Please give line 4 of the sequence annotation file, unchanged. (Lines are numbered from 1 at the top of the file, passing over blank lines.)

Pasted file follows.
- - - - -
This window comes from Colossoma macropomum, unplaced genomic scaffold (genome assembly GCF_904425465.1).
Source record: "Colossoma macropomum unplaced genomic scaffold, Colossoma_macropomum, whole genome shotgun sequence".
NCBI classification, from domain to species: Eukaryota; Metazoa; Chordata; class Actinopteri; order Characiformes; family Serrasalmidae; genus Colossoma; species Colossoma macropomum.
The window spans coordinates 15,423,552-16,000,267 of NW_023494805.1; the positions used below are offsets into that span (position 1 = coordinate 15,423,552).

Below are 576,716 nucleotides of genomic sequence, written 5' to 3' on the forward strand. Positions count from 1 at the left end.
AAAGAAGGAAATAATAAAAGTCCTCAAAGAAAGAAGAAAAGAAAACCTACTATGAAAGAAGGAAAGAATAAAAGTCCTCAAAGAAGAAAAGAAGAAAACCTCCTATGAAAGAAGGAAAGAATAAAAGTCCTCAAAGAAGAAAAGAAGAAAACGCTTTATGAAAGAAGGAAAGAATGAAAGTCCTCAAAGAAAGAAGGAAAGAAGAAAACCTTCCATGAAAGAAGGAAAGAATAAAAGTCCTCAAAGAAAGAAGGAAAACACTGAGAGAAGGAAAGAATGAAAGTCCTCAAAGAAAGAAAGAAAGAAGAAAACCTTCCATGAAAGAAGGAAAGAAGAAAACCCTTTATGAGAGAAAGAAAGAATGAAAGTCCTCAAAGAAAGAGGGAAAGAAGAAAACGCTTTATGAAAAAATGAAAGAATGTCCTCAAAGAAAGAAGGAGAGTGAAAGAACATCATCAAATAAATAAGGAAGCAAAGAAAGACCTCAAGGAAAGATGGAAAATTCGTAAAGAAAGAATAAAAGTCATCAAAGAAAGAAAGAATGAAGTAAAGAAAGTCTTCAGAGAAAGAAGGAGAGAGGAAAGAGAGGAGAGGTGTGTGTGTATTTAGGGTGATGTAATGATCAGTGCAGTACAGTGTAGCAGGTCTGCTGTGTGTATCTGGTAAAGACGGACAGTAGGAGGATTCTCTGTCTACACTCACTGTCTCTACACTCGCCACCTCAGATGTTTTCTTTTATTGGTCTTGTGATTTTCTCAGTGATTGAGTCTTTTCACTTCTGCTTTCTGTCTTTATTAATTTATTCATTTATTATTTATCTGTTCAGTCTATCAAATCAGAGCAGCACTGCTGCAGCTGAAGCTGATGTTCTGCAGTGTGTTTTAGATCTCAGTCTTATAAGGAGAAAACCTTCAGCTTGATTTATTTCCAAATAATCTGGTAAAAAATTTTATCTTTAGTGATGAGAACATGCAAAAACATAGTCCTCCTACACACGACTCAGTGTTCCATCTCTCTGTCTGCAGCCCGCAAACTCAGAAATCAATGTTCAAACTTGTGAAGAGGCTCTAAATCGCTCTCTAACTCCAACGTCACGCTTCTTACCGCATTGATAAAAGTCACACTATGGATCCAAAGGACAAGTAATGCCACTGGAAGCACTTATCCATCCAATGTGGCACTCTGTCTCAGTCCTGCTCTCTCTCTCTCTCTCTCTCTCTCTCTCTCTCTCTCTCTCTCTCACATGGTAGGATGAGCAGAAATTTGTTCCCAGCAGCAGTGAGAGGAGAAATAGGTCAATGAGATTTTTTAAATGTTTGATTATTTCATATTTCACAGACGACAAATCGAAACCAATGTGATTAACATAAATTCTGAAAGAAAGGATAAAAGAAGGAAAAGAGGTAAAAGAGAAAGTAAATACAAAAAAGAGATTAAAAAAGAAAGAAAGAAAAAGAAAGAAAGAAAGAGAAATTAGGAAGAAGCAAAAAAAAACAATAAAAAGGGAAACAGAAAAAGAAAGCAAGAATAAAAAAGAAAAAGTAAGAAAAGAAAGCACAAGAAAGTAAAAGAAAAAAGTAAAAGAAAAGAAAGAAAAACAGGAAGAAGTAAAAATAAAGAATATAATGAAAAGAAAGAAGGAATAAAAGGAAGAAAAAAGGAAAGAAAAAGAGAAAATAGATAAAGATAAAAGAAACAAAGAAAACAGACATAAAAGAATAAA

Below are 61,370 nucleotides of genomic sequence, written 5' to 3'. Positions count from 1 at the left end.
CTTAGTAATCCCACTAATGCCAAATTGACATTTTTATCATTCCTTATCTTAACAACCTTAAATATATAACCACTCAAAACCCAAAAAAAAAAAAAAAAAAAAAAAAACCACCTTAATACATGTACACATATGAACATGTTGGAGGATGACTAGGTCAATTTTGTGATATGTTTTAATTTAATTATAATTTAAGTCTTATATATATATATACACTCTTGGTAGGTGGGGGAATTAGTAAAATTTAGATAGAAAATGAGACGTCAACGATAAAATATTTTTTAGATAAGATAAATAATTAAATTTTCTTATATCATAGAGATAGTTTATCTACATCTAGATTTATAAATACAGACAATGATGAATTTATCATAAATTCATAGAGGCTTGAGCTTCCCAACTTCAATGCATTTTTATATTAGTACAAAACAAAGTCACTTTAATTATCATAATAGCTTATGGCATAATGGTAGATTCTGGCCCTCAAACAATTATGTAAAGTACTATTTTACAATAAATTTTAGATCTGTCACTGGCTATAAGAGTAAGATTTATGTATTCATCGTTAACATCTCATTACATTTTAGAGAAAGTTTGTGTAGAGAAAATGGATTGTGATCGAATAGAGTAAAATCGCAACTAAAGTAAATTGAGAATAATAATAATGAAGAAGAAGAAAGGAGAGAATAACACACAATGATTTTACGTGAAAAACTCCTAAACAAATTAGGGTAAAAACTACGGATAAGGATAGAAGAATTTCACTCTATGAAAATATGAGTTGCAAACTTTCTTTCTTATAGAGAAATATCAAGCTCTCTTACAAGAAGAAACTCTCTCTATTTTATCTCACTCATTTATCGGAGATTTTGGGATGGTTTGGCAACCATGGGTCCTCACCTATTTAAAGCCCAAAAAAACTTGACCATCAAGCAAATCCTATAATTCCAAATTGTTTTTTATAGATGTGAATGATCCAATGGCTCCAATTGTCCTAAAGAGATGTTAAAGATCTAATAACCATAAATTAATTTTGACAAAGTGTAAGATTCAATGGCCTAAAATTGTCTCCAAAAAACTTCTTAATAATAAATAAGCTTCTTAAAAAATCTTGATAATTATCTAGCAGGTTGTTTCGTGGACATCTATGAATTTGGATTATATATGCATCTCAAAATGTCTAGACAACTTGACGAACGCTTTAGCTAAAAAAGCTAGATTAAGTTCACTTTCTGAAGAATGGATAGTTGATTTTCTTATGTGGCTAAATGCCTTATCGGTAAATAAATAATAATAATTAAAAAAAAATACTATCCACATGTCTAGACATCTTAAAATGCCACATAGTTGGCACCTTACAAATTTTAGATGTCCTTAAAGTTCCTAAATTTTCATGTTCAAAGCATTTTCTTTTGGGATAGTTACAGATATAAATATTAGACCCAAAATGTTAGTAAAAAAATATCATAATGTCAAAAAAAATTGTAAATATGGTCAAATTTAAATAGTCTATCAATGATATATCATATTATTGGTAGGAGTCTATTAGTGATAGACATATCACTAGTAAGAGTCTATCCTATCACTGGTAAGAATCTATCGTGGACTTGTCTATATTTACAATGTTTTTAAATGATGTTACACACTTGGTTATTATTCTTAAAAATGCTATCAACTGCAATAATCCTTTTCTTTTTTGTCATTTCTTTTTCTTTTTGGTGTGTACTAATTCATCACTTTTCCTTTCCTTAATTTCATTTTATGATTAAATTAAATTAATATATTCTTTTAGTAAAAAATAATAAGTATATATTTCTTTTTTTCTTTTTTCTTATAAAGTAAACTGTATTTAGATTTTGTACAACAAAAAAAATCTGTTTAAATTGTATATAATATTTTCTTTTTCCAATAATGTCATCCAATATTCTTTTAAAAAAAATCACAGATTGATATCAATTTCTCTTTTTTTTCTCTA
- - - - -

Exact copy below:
The window spans coordinates 15,423,552-16,000,267 of NW_023494805.1; the positions used below are offsets into that span (position 1 = coordinate 15,423,552).